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Storm Tips
Be ready with tips from FEMA. Lightening

When a tornado is coming, you have only a short amount of time to make life-or-death decisions. Advance planning and quick response are the keys to surviving a tornado.

  • Conduct tornado drills each tornado season.
  • Designate an area in the home as a shelter, and practice having everyone in the family go there in response to a tornado threat.
  • Discuss with family members the difference between a "tornado watch" and a "tornado warning."
      A tornado watch is just to let folks know to be on the lookout for a possible tornado in the area whereas a Tornado Warning is a notification that a tornado has been seen or picked up by radar.

      Tornado Watch
      A Tornado Watch is issued to alert people to the possibility of a tornado developing in your area. At this point, a tornado has not been seen but the conditions are very favorable for tornadoes to occur at any moment.

      Things to do when a tornado watch is issued:
      • Keep alert and watch for changing weather conditions
      • Listen to your local news reports & weather updates
      • Review your family or business emergency preparedness plan
      • Review your disaster kit
      • Be ready to seek shelter at a moments notice

      What to Watch for during a Tornado Watch:
      • Dark greenish or orange-gray skies
      • Large hail
      • Large, dark, low-lying, rotating or funnel-shaped clouds
      • A loud roar that is similar to a freight train

      Tornado Warning
      A Tornado Warning is issued when a tornado has actually been sighted or has been picked up on radar in your area. This means that you need to take shelter immediately in a safe sturdy structure.

      Things to do when a Tornado Warning is issued:

      What not to do during a tornado:
      • Do not stay in a Mobile home as they offer very little protection from tornadoes.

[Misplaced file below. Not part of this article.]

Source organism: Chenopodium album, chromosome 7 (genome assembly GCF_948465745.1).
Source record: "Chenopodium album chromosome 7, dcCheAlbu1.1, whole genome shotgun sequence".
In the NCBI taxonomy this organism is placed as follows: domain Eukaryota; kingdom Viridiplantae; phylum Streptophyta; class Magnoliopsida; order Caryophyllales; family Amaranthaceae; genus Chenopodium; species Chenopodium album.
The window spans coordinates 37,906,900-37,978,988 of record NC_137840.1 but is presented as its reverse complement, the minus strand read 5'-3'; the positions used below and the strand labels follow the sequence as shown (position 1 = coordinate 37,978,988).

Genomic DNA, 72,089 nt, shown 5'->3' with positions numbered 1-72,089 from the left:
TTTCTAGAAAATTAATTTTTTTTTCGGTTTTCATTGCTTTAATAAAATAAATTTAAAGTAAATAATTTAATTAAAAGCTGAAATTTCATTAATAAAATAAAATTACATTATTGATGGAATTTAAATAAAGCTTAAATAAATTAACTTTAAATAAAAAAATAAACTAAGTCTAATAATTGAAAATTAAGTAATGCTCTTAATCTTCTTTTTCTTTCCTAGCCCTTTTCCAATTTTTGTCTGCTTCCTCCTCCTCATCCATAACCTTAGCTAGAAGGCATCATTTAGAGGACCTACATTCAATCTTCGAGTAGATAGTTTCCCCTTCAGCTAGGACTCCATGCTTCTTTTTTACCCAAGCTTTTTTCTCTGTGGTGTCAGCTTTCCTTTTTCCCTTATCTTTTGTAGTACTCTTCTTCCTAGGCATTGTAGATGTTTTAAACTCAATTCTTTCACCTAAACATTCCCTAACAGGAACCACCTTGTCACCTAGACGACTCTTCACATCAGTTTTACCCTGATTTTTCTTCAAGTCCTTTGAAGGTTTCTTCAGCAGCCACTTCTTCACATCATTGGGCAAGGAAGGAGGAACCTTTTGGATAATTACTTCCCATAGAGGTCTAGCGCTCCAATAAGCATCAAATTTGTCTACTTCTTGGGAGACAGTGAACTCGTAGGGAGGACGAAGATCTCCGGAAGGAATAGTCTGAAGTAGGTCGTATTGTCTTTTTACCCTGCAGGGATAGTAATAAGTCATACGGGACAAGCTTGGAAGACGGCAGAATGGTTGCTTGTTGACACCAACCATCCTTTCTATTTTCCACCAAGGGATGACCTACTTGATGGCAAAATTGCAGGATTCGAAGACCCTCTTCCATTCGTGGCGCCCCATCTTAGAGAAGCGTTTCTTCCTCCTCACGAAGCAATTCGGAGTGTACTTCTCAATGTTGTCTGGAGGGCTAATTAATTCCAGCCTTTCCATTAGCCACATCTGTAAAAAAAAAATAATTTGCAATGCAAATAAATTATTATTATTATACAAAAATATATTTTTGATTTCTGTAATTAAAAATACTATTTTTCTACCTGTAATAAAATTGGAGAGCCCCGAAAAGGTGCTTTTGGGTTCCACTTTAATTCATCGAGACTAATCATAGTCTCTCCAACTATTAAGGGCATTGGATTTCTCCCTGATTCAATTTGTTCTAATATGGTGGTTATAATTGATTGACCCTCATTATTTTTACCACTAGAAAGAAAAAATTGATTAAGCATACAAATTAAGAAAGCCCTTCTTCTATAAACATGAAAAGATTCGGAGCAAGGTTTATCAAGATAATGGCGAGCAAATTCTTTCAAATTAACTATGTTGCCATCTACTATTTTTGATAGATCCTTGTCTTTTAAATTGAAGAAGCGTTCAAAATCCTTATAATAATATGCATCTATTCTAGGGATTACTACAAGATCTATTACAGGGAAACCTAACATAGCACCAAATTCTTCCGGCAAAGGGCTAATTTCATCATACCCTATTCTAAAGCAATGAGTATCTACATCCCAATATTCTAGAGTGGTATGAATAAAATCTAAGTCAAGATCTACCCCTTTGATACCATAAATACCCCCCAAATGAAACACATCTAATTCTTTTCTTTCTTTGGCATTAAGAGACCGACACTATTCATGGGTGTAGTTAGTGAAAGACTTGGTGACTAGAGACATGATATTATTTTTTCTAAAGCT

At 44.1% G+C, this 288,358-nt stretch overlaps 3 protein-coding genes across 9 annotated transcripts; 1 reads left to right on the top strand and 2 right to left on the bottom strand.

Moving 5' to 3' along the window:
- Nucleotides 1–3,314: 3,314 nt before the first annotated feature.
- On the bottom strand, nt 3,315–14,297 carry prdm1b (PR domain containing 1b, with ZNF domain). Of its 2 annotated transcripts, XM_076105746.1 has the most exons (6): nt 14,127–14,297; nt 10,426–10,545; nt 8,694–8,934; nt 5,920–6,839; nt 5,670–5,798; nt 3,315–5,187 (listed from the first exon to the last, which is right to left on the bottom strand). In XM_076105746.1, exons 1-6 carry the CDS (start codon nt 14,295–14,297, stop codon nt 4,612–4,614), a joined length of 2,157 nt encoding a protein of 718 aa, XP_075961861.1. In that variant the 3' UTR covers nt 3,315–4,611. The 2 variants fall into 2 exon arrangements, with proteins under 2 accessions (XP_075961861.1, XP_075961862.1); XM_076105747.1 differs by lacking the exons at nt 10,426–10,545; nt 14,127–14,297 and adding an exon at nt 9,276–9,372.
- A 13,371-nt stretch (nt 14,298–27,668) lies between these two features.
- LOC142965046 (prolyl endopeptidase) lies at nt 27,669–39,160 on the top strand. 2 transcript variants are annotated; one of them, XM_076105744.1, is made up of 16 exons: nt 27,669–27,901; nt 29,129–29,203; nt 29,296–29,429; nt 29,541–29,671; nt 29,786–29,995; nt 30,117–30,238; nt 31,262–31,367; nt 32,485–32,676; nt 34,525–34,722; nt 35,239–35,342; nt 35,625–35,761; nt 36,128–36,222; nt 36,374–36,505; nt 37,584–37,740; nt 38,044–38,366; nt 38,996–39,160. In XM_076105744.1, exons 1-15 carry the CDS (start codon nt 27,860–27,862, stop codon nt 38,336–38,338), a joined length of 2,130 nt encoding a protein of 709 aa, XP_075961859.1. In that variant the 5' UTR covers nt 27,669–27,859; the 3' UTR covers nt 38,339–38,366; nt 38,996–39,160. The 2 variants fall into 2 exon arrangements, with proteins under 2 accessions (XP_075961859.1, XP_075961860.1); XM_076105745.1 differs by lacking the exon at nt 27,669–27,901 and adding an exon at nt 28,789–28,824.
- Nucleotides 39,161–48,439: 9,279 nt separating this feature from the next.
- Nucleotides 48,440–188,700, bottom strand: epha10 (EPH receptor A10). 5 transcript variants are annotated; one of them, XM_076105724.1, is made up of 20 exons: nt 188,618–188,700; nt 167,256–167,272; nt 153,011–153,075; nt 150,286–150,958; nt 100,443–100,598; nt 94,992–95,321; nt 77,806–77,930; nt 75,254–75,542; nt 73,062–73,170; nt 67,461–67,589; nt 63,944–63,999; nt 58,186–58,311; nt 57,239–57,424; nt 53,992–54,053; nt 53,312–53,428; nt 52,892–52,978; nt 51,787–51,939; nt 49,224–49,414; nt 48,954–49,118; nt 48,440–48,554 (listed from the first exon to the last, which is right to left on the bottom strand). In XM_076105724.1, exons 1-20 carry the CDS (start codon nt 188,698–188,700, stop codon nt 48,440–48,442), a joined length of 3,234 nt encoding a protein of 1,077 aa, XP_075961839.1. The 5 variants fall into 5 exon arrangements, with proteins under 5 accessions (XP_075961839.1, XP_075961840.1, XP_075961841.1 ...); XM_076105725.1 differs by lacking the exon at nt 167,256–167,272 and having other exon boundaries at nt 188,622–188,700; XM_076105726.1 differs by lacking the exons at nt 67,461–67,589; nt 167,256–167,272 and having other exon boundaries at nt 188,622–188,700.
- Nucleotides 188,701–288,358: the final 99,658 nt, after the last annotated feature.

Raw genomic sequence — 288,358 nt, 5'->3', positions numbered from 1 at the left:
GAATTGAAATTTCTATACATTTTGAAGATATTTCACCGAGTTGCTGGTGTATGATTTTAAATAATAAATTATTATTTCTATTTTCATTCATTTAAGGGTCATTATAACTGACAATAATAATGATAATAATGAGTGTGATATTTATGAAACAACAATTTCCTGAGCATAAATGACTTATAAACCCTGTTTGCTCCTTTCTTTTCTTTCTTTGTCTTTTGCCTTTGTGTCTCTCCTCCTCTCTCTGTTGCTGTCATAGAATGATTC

• Do not open the windows in your home or business
      • Do not try to outrun a tornado in a car
      • Do not get under a highway overpass or bridge as you will be exposing yourself to flying debris and stronger winds.
  • Mobile Homes
      Mobile homes are particularly vulnerable. A mobile home can overturn very easily even if precautions have been taken to tie down the unit. When a tornado warning is issued, take shelter in a building with a strong foundation.If shelter is not available, lie in ditch or low-lying area a safe distance away from the unit.
  • Tornado Danger Signs
      Learn these tornado danger signs:
      • An approaching cloud of debris can mark the location of a tornado even if a funnel is not visible.
      • Before a tornado hits, the wind may die down and the air may become very still.
      • Tornadoes generally occur near the trailing edge of a thunderstorm. It is not uncommon to see clear, sunlit skies behind a tornado.

If at home:
  • Go at once to a windowless, interior room; storm cellar; basement; or lowest level of the building.
  • If there is no basement, go to an inner hallway or a smaller inner room without windows, such as a bathroom or closet.
  • Get away from the windows.
  • Go to the center of the room. Stay away from corners because they tend to attract debris.
  • Get under a piece of sturdy furniture such as a workbench or heavy table or desk and hold on to it.
  • Use arms to protect head and neck.
  • If in a mobile home, get out and find shelter elsewhere.
If at work or school:
  • Go to the basement or to an inside hallway at the lowest level.
  • Avoid places with wide-span roofs such as auditoriums, cafeterias, large hallways, or shopping malls.
  • Get under a piece of sturdy furniture such as a workbench or heavy table or desk and hold on to it.
  • Use arms to protect head and neck.
If outdoors:
  • If possible, get inside a building.
  • If shelter is not available or there is no time to get indoors, lie in a ditch or low-lying area or crouch near a strong building. Be aware of the potential for flooding.
  • Use arms to protect head and neck.
If in a car:
  • Never try to outdrive a tornado in a car or truck. Tornadoes can change direction quickly and can lift up a car or truck and toss it through the air.
  • Get out of the car immediately and take shelter in a nearby building.
  • If there is no time to get indoors, get out of the car and lie in a ditch or low-lying area away from the vehicle. Be aware of the potential for flooding.

  • Help injured or trapped persons.
  • Give first aid when appropriate.
  • Don't try to move the seriously injured unless they are in immediate danger of further injury.
  • Call for help.
  • Turn on radio or television to get the latest emergency information.
  • Stay out of damaged buildings. Return home only when authorities say it is safe.
  • Use the telephone only for emergency calls.
  • Clean up spilled medicines, bleaches, or gasoline or other flammable liquids immediately. Leave the buildings if you smell gas or chemical fumes.
  • Take pictures of the damage--both to the house and its contents--for insurance purposes.

Remember to help your neighbors who may require special assistance--infants, the elderly, and people with disabilities.